‘And I fell on her dear hand: “Little mother,” I said, “Anna Petrovna …”

‘She looked, and she was in tears …

‘She said: “I wanted to see how you’ve managed without me …” ’

Apollon Apollonovich made no reply, but again pulled out a drawer, extracted a dozen pencils (very, very cheap ones), took a couple of them in his fingers – and the pencil stems snapped in the senator’s fingers. Apollon Apollonovich sometimes expressed his mental torment by this method: the breaking of packets of pencils, which were kept for this eventuality in a drawer marked with the letter b.

‘Very well … You may go …’

But, as he snapped his packets of pencils, he still managed to preserve a look of indifference: and no one, no one would have said that the stiff, prim barin, not long before this moment, out of breath and very nearly weeping, had escorted the cook’s daughter through the slush; no one, no one would have said that the enormous protuberance of his forehead had so recently concealed a desire to sweep away the rebellious crowds, which girded the earth as by a chain, with an iron prospect.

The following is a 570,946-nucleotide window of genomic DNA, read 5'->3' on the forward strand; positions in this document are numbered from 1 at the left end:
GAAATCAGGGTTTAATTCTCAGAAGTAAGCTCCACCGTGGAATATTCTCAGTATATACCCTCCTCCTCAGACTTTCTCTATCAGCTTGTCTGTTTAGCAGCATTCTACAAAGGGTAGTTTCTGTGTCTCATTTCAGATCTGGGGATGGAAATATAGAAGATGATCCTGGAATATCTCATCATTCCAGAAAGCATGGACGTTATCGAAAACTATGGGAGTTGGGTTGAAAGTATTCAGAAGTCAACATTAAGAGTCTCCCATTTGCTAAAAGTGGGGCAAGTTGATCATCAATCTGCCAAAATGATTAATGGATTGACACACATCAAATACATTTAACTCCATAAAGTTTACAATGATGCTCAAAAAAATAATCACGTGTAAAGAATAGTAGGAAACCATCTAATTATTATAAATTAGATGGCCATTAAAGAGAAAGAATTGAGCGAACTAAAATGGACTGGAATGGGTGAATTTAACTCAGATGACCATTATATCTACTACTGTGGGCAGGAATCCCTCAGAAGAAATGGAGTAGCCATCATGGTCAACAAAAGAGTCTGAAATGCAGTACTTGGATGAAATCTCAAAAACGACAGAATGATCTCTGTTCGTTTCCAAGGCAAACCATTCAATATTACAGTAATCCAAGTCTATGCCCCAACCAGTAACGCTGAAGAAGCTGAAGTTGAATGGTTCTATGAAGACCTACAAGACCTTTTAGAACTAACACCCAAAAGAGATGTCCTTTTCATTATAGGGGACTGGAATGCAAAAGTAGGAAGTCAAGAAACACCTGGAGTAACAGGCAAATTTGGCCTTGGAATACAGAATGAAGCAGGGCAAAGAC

And when Semyonych went away, Apollon Apollonovich, throwing the fragments of pencil into the wastepaper basket, leaned his head right back against the back of the black armchair: the little old face grew younger; quickly he began to straighten his necktie; quickly he leapt up and began to scuttle about, circulating from corner to corner: small in stature and somehow overactive, Apollon Apollonovich would have reminded anyone of his son: even more did he resemble a photographic snapshot of Nikolai Apollonovich that had been taken in 1904.